Twitter and Elon Musk will go to trial in October over whether the billionaire must complete his $44 billion acquisition of the social media company, a Delaware judge ruled Tuesday.
The ruling was the first decision in a lawsuit filed by Twitter this month to force Mr. Musk, the world’s richest man, to go through with the blockbuster deal. Mr. Musk agreed to buy Twitter in April, but indicated this month that he wanted to stop the purchase. Twitter sought to expedite the case by requesting a trial in September, which Mr. Musk countered by requesting a trial in February.
In a nearly two-hour hearing Tuesday, Kathleen St. J. McCormick, the judge overseeing the case in the Delaware Court of Chancery, ruled that the trial will take place in October.
“The longer the merger transaction drags on, the greater the cloud of uncertainty hangs over the company,” he said.
The ruling was a win for Twitter, which said an extended timeline would give Mr. Musk more time to badger the company and get out of the deal. Ms. McCormick ruled that the trial would last five days, with the exact date to be determined based on the court schedule and the lawyers in the case.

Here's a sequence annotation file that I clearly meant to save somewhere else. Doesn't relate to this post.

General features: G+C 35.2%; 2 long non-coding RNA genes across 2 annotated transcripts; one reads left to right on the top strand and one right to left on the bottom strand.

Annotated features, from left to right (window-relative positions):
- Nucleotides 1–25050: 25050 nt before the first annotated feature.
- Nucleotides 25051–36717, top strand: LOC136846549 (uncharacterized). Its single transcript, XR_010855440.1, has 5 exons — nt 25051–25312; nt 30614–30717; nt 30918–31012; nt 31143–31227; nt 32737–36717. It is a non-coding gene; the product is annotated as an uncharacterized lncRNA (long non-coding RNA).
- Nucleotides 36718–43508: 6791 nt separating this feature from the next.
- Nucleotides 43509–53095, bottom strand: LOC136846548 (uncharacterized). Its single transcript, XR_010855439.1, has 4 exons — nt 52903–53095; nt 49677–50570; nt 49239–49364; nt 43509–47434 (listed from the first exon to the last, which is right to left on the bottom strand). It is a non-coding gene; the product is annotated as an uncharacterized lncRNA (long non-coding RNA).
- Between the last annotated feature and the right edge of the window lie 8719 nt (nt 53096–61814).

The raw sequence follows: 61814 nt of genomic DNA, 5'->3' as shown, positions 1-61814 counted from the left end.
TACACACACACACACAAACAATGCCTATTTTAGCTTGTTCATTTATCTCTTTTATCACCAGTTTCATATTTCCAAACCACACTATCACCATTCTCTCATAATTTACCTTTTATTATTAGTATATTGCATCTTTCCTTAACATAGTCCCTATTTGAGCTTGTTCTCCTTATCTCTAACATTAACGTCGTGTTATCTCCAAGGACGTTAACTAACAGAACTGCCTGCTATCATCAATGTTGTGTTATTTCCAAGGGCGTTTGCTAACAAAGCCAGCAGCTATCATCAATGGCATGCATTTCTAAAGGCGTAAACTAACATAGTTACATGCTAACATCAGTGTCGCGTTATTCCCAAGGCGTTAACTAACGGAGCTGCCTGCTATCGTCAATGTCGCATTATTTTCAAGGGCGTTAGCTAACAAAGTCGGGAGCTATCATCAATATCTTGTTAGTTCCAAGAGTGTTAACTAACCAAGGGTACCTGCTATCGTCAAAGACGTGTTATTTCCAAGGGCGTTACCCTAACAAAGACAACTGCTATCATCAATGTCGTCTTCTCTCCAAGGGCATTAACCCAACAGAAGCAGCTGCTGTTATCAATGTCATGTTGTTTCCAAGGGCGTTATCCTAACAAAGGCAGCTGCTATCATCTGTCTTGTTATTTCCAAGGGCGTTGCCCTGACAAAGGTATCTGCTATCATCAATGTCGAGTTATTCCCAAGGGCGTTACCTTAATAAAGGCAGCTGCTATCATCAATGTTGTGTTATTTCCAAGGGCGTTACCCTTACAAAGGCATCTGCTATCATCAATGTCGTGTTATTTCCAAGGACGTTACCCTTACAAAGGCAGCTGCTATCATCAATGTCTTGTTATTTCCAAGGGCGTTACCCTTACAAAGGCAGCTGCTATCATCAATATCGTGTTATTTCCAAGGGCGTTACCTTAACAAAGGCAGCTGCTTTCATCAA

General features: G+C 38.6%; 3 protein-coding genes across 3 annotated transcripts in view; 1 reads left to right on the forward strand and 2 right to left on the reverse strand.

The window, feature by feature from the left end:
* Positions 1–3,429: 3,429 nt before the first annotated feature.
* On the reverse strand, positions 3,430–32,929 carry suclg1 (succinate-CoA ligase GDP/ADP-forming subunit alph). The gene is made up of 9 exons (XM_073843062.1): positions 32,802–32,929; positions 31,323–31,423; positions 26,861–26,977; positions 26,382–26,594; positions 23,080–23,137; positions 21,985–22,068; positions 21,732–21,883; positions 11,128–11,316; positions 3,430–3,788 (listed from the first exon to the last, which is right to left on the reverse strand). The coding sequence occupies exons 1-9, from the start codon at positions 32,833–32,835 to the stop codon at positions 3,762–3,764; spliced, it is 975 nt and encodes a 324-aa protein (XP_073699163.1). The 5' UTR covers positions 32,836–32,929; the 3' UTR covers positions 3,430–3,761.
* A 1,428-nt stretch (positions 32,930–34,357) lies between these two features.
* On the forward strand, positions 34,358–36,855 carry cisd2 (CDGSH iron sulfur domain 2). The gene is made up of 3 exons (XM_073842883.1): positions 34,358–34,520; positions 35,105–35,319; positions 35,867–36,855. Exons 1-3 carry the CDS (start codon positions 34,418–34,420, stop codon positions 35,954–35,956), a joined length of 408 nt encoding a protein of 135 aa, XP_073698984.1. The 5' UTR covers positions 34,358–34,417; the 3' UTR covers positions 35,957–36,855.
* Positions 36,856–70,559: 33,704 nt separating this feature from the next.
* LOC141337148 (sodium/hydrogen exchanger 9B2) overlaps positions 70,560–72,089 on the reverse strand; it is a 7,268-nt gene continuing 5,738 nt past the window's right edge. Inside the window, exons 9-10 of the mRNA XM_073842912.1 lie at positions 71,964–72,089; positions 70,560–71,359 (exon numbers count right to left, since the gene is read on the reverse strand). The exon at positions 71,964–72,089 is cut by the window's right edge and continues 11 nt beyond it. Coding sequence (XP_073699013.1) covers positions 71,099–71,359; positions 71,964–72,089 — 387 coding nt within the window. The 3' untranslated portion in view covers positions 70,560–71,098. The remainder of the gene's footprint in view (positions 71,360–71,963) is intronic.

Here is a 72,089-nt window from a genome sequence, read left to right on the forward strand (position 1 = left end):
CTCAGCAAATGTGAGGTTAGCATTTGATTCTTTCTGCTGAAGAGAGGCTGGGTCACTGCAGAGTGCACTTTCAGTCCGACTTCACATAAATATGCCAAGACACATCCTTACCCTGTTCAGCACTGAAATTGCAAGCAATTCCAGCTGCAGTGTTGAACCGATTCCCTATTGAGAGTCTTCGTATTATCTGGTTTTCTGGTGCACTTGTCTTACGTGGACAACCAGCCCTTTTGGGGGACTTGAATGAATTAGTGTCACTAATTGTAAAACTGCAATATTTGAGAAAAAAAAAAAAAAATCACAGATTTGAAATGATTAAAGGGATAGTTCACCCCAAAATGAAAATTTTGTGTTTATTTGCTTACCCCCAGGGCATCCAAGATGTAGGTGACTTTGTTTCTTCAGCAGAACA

“We are pleased that the court agreed to expedite this trial,” a Twitter spokesperson said. A spokesman for Mr Musk’s legal team did not immediately respond to a request for comment.
When Mr. Musk agreed to buy Twitter, he said he would take it personally and that the company had great potential. But within weeks, he began arguing that Twitter had obstructed his efforts to understand how many accounts were fake on its platform, saying the company was not releasing relevant information to him.
Twitter said Mr Musk was looking for a way out of the buyout as the stock market fell. The company said it worked with Mr. Musk to provide him with information about the fake account.
At Tuesday’s hearing, Twitter insisted on settling the case as quickly as possible. Bill Savitt, a lawyer for Twitter, said the “constant uncertainty” over the deal “hurts Twitter every hour of every day” and asked to schedule a trial for September. The postponement would allow Mr. Musk to wind down the financing clock for the deal, Mr. Savitt said.
Mr. Musk’s lawyers said the billionaire needed more time to analyze the extraordinary amount of data to determine whether Twitter had accurately counted the number of unverified accounts on its platform.
Twitter was trying to “shroud” its bot statistics, Mr Musk’s lawyer Andy Rossman said, “as long as the deal needed to be railroaded.”